Jump to content


Photo

Matching lapel facings on DBsQs for the pros


  • Please log in to reply
5 replies to this topic

#1 Chow Chow

Chow Chow

    Umsie

  • Members
  • Pip
  • 2 posts
  • Gender:Male
  • Location:Washington DC, Johannesburg SA

Posted 29 October 2009 - 08:26 PM

This is a follow-up from an amateur to the topic discussed in the professional forum.

I have seen belly put into a striped DB lapel four ways: (1) purely through ironing with stripes parallel to the edge for the full length; (2) cutting parallel to the stripe but with cutting used to add belly at the bottom, so that stripes are not parallel to the edge towards the bottom; (3) parallel to the stripe but with some cutting used at the top making the stripes there not parallel to the edge (adding more of an upward angle to the lapel at the top); and (4) a bit of 2 and 3 combined.

Is only 1 acceptable? If a lot of belly is required to give the lapels the desired degree of upward angle, arent there limits to the amount of curve/belly that can be achieved purely by ironing? Even if a lot of curve can be achieved solely with ironing, wouldnt a great deal of curve look odd as opposed to some cutting leaving parts of the stripe at the top or bottom not strictly parallel with the lapel edge?

#2 Sator

Sator

    Administrator

  • Root Admin
  • PipPipPipPipPipPip
  • 5,998 posts
  • Gender:Male
  • Location:Sydney, Australia

Posted 29 October 2009 - 08:47 PM

You can be surprised how much ironwork a good cloth can take. I don't see why manipulation of the cloth would make it look "odd". In fact, compared to the amount of manipulation that old fashioned cut on DB lapels took, it is very little indeed.

#3 Chow Chow

Chow Chow

    Umsie

  • Members
  • Pip
  • 2 posts
  • Gender:Male
  • Location:Washington DC, Johannesburg SA

Posted 29 October 2009 - 09:01 PM

My hypothesis was that diagonal lines that are straight, or nearly straight, look more appealing than lines that curve up markedly. It would then follow that a deviation from keeping the lapel edge strictly parallel is balancing the desire to keep the stripes and the edge parallel with an aesthetic preference for a straight diagonal line.

#4 Sator

Sator

    Administrator

  • Root Admin
  • PipPipPipPipPipPip
  • 5,998 posts
  • Gender:Male
  • Location:Sydney, Australia

Posted 29 October 2009 - 09:55 PM

The chest itself is not a straight line anyway. There are no parts of coats that are finished with a perfectly straight edge.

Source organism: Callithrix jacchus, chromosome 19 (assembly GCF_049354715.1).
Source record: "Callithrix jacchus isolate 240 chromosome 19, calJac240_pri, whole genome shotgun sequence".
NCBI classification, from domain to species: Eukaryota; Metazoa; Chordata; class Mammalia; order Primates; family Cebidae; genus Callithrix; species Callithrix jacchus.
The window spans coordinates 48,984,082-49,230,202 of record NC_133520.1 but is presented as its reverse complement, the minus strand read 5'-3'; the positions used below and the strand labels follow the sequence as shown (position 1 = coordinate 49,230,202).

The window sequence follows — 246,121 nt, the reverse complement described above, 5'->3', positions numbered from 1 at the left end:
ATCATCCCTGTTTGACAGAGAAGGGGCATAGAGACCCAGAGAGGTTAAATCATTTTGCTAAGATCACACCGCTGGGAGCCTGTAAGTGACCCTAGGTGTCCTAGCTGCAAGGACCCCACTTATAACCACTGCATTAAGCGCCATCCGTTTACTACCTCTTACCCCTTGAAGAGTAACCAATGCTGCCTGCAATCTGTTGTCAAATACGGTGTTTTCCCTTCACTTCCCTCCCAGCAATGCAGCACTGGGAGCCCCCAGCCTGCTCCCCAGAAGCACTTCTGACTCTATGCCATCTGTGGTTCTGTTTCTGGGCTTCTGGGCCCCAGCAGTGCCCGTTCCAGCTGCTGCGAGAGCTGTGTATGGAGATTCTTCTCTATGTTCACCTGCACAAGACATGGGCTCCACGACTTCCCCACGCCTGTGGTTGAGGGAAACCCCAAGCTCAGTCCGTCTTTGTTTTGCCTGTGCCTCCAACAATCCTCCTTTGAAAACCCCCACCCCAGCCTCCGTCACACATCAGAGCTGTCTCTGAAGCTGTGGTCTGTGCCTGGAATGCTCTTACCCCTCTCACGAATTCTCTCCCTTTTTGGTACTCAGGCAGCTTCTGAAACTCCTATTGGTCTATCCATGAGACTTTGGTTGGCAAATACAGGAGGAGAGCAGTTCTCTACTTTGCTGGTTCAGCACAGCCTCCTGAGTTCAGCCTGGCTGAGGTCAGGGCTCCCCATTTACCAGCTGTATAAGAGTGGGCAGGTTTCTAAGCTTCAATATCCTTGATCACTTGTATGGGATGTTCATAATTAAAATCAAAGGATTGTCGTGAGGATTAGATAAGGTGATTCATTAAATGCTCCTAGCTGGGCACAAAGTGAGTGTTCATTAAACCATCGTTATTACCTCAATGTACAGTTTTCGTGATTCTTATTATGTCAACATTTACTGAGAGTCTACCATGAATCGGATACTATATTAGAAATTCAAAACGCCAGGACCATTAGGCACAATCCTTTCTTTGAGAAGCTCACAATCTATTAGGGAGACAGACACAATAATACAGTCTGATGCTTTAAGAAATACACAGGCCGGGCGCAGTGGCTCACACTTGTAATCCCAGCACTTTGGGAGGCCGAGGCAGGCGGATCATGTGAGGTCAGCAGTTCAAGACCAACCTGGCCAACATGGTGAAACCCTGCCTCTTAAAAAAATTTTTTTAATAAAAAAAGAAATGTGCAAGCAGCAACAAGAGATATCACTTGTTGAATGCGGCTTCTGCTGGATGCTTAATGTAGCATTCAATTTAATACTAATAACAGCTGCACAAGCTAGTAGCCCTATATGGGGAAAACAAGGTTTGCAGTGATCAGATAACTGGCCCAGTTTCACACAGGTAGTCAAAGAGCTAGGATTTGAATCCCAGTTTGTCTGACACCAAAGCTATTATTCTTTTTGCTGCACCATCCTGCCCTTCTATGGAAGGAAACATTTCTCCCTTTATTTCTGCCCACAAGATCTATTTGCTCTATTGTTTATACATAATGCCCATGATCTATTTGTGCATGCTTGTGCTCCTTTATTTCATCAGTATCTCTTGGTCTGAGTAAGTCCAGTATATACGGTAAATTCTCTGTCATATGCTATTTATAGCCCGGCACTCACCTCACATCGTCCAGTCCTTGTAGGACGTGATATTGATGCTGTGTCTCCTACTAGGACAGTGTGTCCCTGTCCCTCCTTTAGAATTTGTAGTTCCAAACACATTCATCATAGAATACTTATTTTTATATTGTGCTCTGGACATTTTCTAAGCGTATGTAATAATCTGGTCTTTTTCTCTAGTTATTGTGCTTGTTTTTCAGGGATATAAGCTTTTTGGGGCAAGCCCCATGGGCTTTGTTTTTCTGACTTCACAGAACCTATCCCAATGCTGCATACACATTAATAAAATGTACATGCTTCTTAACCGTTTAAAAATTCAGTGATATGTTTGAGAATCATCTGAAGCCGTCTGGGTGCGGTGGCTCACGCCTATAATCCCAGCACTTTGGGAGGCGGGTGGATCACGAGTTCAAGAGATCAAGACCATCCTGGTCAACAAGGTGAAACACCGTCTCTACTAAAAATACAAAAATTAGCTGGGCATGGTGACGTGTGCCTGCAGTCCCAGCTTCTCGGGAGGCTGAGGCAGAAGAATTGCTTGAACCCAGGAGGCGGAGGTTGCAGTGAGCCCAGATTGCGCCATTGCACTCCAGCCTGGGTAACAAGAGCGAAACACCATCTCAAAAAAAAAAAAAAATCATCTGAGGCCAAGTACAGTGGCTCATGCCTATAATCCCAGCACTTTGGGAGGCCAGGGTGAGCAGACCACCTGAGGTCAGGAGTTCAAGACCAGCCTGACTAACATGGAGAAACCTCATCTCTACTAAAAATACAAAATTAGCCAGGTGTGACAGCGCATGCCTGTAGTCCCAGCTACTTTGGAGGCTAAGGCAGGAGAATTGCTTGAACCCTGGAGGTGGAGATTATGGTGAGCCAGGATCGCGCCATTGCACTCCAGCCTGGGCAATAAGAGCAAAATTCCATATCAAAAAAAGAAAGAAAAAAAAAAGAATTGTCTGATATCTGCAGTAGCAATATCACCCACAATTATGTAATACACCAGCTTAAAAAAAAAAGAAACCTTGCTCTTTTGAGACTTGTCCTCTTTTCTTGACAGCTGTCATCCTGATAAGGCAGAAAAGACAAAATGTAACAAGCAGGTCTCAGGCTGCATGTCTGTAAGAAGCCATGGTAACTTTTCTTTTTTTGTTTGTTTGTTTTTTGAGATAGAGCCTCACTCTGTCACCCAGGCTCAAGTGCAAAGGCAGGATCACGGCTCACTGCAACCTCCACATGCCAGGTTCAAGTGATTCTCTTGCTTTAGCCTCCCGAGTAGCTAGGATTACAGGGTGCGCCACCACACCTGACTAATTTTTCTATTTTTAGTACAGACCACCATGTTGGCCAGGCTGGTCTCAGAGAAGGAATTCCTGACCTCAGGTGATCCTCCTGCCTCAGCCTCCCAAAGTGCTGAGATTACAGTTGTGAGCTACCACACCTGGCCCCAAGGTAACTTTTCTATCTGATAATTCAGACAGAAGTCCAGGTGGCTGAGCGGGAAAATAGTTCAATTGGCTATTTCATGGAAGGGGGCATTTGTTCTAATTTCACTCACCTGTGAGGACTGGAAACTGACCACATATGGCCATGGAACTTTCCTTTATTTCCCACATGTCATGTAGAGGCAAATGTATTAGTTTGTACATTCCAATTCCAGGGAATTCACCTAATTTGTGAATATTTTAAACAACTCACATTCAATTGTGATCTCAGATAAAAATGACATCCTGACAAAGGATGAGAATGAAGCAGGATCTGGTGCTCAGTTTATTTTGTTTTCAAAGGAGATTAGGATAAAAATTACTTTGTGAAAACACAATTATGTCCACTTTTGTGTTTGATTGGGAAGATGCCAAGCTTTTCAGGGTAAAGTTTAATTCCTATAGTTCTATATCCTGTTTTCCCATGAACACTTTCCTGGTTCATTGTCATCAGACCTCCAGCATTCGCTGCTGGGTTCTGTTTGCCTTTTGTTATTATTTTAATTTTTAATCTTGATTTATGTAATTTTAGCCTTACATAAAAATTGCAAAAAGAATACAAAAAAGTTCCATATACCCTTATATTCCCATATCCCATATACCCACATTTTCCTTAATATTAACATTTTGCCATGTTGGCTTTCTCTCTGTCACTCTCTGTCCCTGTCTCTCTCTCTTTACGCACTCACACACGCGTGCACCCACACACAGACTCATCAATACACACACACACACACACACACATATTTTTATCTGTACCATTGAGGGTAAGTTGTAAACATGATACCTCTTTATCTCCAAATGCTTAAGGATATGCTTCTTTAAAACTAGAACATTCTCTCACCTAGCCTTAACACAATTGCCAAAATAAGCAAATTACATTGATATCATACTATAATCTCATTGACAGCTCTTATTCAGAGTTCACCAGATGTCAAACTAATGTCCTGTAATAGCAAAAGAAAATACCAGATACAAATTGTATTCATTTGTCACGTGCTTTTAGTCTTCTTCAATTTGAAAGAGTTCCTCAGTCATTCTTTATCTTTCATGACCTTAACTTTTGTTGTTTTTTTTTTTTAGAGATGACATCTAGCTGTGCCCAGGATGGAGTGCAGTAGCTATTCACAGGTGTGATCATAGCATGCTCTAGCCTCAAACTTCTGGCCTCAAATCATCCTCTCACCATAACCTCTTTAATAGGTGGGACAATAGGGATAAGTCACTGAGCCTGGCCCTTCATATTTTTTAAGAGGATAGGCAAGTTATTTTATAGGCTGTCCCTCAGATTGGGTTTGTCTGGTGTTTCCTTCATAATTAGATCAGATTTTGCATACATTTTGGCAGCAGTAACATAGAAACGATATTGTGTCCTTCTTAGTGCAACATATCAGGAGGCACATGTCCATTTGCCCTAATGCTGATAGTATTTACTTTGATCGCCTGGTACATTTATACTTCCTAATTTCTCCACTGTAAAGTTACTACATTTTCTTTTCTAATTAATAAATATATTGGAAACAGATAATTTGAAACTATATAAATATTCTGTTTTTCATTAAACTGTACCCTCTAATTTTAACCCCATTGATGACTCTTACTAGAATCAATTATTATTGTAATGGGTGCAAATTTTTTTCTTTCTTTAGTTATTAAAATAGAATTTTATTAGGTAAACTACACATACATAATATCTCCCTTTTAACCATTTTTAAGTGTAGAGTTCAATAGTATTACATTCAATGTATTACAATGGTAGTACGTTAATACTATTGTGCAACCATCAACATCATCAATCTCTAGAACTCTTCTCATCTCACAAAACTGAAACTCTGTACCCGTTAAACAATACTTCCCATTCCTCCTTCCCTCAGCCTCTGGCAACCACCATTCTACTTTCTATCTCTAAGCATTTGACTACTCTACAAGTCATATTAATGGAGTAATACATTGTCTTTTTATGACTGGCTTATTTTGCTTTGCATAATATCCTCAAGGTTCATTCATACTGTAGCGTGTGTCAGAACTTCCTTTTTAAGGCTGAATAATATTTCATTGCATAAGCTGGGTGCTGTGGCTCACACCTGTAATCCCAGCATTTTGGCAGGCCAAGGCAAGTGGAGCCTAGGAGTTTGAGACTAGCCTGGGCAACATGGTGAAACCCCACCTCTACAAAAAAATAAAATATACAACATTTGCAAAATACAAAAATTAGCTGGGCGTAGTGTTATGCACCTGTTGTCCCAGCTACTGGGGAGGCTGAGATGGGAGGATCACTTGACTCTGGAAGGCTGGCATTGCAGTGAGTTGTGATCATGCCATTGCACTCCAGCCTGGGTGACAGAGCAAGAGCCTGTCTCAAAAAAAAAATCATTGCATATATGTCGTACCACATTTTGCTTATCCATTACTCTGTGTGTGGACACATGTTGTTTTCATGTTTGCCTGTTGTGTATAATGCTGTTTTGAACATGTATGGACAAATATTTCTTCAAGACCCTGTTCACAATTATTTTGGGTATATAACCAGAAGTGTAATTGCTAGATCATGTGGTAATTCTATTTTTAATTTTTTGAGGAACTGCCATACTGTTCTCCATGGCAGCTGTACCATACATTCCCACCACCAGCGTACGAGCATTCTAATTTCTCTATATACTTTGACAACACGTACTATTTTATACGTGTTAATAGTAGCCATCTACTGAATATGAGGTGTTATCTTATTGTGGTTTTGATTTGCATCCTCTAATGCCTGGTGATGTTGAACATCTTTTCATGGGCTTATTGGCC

#5 jefferyd

jefferyd

    Guru

  • Super Pro
  • PipPip
  • 281 posts
  • Gender:Male

Posted 29 October 2009 - 11:59 PM

My hypothesis was that diagonal lines that are straight, or nearly straight, look more appealing than lines that curve up markedly. It would then follow that a deviation from keeping the lapel edge strictly parallel is balancing the desire to keep the stripes and the edge parallel with an aesthetic preference for a straight diagonal line.


That's the whole point. Sort of.

If the lapel were cut in a straight line, the shape of the chest would actually make it look a little hollow and anemic; by cutting the lapel with some belly, as it curves over the chest, it looks more straight. Shaping the facing edge into a curve so the lines do not cut off fools the eye into thinking the lapel edge is much more straight than it actually is- lines cutting off would attract attention, as they do in the example cited in the other thread. I have never come across a cloth that could not be worked into the required shape, and I am accustomed to using the most flimsy of Italian cloth.

#6 Martin Stall

Martin Stall

    Wizard

  • Moderator
  • PipPipPipPip
  • 979 posts
  • Gender:Male
  • Location:Spain

Posted 20 February 2010 - 10:32 PM

and I am accustomed to using the most flimsy of Italian cloth.


Ouch. I sympathise.
Sure, I believe your work rocks, but... have you considered, how are you going to sell that stuff?

http: under construction...




0 user(s) are reading this topic

0 members, 0 guests, 0 anonymous users